Talk:Spontaneous fission

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I modified the spontaneous fission rates reported, some of which weren't quite right, based on the data on half-lives and branching ratios provided by Brookhaven National Laboratory in their handy-dandy chart of the nuclides (http://www.nndc.bnl.gov/chart/). I also modified the statement that spontaneous fission can't provide the flux needed for a chain reaction, since, if a critical mass is present, it is possible for an INITIAL spontaneous fission to provide the neutrons to initiate a chain reaction.

The question about a code error below seems already to have been resolved before I got here; I fixed the other question below (explaining what Z and A are, and pointing out that it is possible to have spontaneous fission if Z^2/A>45 and not just if it is approximately equal). ---


Is there a code error? The following appears: \hbox{Z}^2/\hbox{A}\approx45. when a simple number or item or something would be expected. I'm not sure what exactly should be here, or how it should be coded, though.

Mathematical criterion[edit]

It would be nice to explain what Z and what A means in the equation (I guess A is atomic mass and Z is number of protons but I'm not sure). Additionaly it seems to me that if Z^2/A is greater than 45 then spontaneous fission can occur (but again it is my guess).

Mathematical criterion[edit]

It is interesting to note the formula Z2/A ≥ 45, as for Uranium, this doesn't work. Take U-238, which undergoes spontaneous fission. 922 = 8464. Divided by 238, this gives 35.6, which doesn't stack up.

This has been flagged with a citation needed tag. Piperh (talk) 18:17, 9 July 2009 (UTC)
I suspect the formula should be ≤ instead of ≥. The larger the atomic mass, the smaller the term Z2/A, which would mean that for any given element, there would be a maximum atomic mass that could undergo spontaneous fission, which doesn't sound right to me. In fact, for most elements, there are no isotopes that would fit that formula! So, there must be something wrong with that formula XinaNicole (talk) 11:29, 19 April 2011 (UTC)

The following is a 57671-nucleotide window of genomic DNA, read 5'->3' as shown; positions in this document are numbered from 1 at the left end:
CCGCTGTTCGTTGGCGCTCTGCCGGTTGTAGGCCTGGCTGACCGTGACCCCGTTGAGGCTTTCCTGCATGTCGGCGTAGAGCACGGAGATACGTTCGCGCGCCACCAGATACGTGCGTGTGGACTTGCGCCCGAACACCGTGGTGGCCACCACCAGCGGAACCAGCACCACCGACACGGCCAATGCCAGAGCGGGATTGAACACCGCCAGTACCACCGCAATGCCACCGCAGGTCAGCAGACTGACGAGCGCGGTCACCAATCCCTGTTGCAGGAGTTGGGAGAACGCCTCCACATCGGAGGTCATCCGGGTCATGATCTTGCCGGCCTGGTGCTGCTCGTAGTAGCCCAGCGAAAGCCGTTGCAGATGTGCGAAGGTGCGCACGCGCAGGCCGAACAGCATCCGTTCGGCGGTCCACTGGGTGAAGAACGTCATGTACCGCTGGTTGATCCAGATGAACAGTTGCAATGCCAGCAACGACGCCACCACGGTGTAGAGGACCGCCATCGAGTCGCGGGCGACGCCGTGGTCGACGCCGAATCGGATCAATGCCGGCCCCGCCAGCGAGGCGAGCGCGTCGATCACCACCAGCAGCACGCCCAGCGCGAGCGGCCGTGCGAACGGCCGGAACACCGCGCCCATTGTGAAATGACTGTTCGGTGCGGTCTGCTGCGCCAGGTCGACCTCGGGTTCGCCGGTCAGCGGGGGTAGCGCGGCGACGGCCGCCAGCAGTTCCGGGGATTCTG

Atomic fission is a failure rate characteristic of atoms with relation to their size and structure. The 2 competing failure modes are alpha particle emission and fission. The fission possibility occurs in the structural area that is more stable than alpha particle emission prone, but less than the neutron values required for a stable element. This implies the existence of a structural condition in heavier isotopes that permits their being fractured by impacting neutrons. At lesser energy levels, the more probable alpha particle emission occurs such as to get rid of the excess energy content.WFPM (talk) 14:58, 30 April 2011 (UTC)

Rates of spontaneous fission[edit]

I have put a citation needed tag in this section because the number for U-235 disagrees with what I have read elsewhere (althought I don't have all that much faith in other sources). It would be nice to have a reliable source. Man with two legs 09:54, 16 October 2006 (UTC)

Spontaneous fission occurrences[edit]